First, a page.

• The Ravens' defensive back half was completely exposed by Philip Rivers and the San Diego Chargers. The Ravens' pass defense really starts up front by pressuring the quarterback with Haloti Ngata and Terrell Suggs, but neither could seem to get pressure in the face of Rivers last night. The defensive backs couldn’t compete with the 6-foot-5 receivers on either side of the field and were often out-battled for balls in the air. They will need to get their corners additional work in the final two weeks to make sure they are as ready as possible come playoff time. As for the lack of pass rush, Suggs and Ngata won’t let that happen very often.

• On offense, the Ravens seem to enter a game with a specific game plan and then as they get further away from the scripted plays, they become less effective. Ray Rice needs to be the centerpiece of this offense, and he usually is early in games. But then, for whatever reason, his touches drop off in the second half. Even if they are down by two scores, they can still churn out chunks of yardage with Rice in the backfield. I understand he had nine receptions, but a 5- to 7-yard run on first down is better than another overthrow by Joe Flacco. Rice is their best offensive weapon, and he needs more than 10 carries.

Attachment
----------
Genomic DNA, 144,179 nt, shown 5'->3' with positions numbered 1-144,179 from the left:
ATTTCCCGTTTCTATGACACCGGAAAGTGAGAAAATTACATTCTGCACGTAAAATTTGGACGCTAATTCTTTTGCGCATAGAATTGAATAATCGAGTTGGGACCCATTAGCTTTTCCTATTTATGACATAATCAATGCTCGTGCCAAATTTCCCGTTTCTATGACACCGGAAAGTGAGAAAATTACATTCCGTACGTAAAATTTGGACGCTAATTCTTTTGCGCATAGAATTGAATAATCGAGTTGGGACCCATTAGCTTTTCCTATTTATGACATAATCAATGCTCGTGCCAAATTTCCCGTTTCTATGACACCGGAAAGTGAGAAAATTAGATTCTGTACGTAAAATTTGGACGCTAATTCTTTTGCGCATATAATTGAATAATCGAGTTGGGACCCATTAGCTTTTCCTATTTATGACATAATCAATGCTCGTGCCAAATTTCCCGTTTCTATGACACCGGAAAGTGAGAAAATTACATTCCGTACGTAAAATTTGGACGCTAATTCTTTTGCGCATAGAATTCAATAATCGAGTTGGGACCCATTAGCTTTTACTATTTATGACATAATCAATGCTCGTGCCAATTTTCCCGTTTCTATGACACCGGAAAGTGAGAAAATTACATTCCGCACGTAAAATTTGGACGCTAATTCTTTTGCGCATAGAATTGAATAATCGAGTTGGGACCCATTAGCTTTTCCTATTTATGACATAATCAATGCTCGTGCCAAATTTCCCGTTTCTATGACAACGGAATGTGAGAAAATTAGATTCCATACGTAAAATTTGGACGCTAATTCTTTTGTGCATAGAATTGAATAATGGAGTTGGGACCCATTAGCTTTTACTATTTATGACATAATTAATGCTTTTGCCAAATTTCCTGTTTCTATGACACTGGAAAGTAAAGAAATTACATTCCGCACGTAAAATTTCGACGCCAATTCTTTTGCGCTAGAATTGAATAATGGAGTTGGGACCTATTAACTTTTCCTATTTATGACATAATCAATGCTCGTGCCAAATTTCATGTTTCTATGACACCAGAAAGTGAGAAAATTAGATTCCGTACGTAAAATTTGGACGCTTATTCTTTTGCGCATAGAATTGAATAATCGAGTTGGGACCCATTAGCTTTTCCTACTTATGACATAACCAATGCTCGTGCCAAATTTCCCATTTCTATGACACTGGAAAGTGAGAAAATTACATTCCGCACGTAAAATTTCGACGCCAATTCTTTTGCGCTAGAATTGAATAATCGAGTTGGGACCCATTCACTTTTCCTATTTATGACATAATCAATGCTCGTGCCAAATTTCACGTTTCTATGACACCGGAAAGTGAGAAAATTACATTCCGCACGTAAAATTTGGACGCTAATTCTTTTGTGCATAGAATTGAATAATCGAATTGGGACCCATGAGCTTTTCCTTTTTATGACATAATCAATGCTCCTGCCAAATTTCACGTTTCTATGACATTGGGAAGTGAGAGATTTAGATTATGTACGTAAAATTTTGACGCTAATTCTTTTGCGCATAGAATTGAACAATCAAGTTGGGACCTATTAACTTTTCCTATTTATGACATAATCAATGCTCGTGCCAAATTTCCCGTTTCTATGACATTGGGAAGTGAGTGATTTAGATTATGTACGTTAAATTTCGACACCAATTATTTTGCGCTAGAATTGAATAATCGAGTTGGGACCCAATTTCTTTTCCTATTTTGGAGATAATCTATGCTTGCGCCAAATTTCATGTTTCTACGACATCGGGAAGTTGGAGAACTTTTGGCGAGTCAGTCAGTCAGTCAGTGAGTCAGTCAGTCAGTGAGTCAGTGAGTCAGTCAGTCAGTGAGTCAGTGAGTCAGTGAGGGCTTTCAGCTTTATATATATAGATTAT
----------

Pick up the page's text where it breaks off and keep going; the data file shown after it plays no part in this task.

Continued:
Green Bay Packers

• The Packers have clinched a first-round bye.

• Sunday was the first time in 20 games that the Packers were unable to force a turnover, and that is what keeps this defense in games. The Packers give up chunks of yardage, the second-most in the NFL, actually, but they always force turnovers and tighten down in the red zone. While they were able to hold the Chiefs out of the end zone in their first five visits to the red zone, they were unable to get the game-breaking turnover they are used to. On most days, holding a team to only 12 points on five red-zone visits would be good enough for a win, but the Chiefs got a late touchdown that put it out of reach.

• Injuries: I think the injuries to running back James Starks and receiver Greg Jennings will be beneficial to this team in the long run. Sure, the receivers had drops and struggled to beat man coverage, but they still have two more games to step up in Jennings’ absence, and that experience will be valuable. As for Starks, he was the one who benefited last year when injuries forced him into the starting lineup. Now, Ryan Grant gets his chance to prove he can still be effective. Unfortunately, the Packers endured two more injuries on Sunday that will be more difficult to overcome. Brian Bulaga went down early, and then his fill-in, Derek Sherrod, was lost for the season with a broken leg. Now, down two offensive tackles, they will have to shuffle around their entire offensive line, and that makes it difficult to protect Rodgers in the pocket.